Scorched Earth is adult version of saying, “if I can’t have it, no one can.” It’s entirely possible to have a villain who would rather see the world burn than in the hands of your heroes, or some third faction.

This could be some variation of WWIII, or it could be a lone crazy falsifying a nuclear retaliation when none is called for.

An Object Lesson: As with prophecies, this one can be tricky to handle. But, if your villain is threatening to blow up the planet to ensure fealty, sometimes it’s just going to be more efficient to get it over with.

If you’re a comically exaggerated super villain: Stop telling me how you’re going to blow up the planet to “send a message” and just do it.

Obviously, you can mix and match these as you see fit. They’re not mutually exclusive. You can have a mix of the above in play. This also certainly isn’t a comprehensive list, so you don’t need to feel constrained by the examples above.

Your villain wants to destroy the world, obviously they feel they’re getting something out of it. You just need to ask yourself, “what is it?”

-Starke

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Strength in Adversity

On the Knight post last week, Brainstormideas made a pretty good point. It was something I glossed over, because I was “doing the math in my head”, and forgot to really explain the reasoning.

@brainstormideas said: If you’re writing a novel, I think this would be an interesting conflict for the story. What with her challenges with training and fitting in. I would certainly read it. If it was too easy it wouldn’t be an interesting read.

This is absolutely true. Your stories need adversity. Without it, you don’t have a story. At the most basic level, creating adversity is trivial; all you need are elements that make your character’s life harder. That’s easy, hard part is balancing that against what your character can handle, to create a compelling narrative.

When you’re creating the adversity it doesn’t need to actually be a physical opponent. It can be an internal failing; hubris and addiction are both classic examples that can create compelling stories without requiring an external foe.

You, as the writer, control your story’s universe. When someone says, “you can’t do this in your world,” that isn’t strictly true. The hard and fast rules that govern the real world don’t apply. They survive as guidelines. “Paint within these boundaries unless you really know what you’re doing when you cross the line.” But, no one’s going to stop you.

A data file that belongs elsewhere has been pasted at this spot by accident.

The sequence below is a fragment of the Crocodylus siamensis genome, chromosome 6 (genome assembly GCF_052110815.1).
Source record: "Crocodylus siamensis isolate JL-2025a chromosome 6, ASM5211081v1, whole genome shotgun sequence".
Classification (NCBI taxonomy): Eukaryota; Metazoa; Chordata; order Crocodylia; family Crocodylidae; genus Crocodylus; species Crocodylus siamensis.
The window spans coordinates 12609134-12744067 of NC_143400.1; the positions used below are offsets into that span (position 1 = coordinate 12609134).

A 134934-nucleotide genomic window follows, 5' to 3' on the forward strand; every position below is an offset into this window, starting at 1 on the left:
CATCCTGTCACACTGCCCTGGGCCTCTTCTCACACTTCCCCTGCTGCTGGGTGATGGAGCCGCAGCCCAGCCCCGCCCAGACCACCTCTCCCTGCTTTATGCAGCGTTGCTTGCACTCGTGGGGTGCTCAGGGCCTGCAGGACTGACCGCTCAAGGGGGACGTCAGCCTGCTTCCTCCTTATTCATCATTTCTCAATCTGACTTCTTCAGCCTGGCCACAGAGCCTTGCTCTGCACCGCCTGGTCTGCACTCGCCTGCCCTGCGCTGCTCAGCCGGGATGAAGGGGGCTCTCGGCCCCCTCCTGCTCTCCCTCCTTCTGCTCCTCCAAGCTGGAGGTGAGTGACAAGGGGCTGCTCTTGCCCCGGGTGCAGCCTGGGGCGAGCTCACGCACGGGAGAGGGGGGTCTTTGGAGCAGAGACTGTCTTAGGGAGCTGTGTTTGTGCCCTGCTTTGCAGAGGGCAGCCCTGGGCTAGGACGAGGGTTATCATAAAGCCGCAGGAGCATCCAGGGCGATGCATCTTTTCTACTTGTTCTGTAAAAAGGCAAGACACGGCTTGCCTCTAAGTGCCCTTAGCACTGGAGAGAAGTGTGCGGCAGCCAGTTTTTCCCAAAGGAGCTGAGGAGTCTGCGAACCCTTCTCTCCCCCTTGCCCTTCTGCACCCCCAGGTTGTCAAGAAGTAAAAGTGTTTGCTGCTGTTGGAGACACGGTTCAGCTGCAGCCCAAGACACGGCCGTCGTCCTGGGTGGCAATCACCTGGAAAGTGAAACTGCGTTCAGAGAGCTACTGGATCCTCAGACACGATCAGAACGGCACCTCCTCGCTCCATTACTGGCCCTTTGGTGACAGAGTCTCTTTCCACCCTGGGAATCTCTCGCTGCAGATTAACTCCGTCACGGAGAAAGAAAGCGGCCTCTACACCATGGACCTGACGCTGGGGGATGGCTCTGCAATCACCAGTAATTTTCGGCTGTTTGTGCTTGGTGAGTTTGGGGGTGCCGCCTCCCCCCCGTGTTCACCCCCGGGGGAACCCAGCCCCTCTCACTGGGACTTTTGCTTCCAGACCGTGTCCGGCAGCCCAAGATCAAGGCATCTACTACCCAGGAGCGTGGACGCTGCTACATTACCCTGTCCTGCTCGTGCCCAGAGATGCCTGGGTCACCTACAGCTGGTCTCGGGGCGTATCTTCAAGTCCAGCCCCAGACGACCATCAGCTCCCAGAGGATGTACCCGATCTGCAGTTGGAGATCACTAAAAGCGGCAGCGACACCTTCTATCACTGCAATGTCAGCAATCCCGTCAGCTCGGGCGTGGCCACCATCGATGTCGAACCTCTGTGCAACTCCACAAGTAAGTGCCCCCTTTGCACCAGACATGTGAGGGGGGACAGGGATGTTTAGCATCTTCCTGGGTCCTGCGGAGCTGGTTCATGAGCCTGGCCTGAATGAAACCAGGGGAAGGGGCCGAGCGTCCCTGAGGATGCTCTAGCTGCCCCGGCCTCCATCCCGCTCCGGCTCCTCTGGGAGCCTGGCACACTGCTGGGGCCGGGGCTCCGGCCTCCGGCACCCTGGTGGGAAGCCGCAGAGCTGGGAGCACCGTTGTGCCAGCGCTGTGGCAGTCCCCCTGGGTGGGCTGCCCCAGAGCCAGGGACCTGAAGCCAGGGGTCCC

You can throw overwhelming force at your character, and have them come through smiling and spouting witty one-liners. No one (outside of an editor) will stop you. But, that also doesn’t make your hero more awesome, or stronger.

Characters don’t suffer adversity the way real people do. Oh, most writers want them to be as close to authentic as they can get, but that’s not the same.

When a real person gets put through hell and comes out the other side, it’s on them. They suffered, endured, and moved beyond it to survive. When a character gets put through hell, they present the illusion of suffering and endurance, but it’s the author who has to move them beyond it. Push too far, and your audience’s suspension of disbelief will break, killing the credibility of everyone below.

Setting the stakes too high, and then wining through authorial fiat is really a loss. Your characters didn’t overcome the challenges you put in front of them; you cheated for them. And, in the process you created another Mary Sue.

Set those stakes to low and you’ll be left with a character that feels overpowered, even if they’re not. They become “giants in the playground,” and even under the best circumstances, your story won’t work unless your characters are picking on someone their own size.

Properly balancing adversity is not easy. You need to present obstacles that look insurmountable, that you can chip away a piece at a time. You need to make sure your characters are prepared for their opposition, without making it look like you tailored them to overcome this specific issue. You need to make it look like it’s still a continual threat even as you close in on your story’s climax.

If your protagonists aren’t supposed to overcome their adversity, just to survive, then you can actually push much stronger adversity at your character. Let me offer an example of how this works, using the Knight question:

If the goal is to present a character who staggers through her training, battered but defiant, then pushing her into training nine years after all of her peers started is actually fine. She’d be somewhere between a pariah and a tourist for her fellow knights. She’d never be fully accepted, but if that’s not the endgame, it doesn’t matter.

You can even do compelling things with her further down the line, where she has the formal recognition, but not the social connections that come with her position.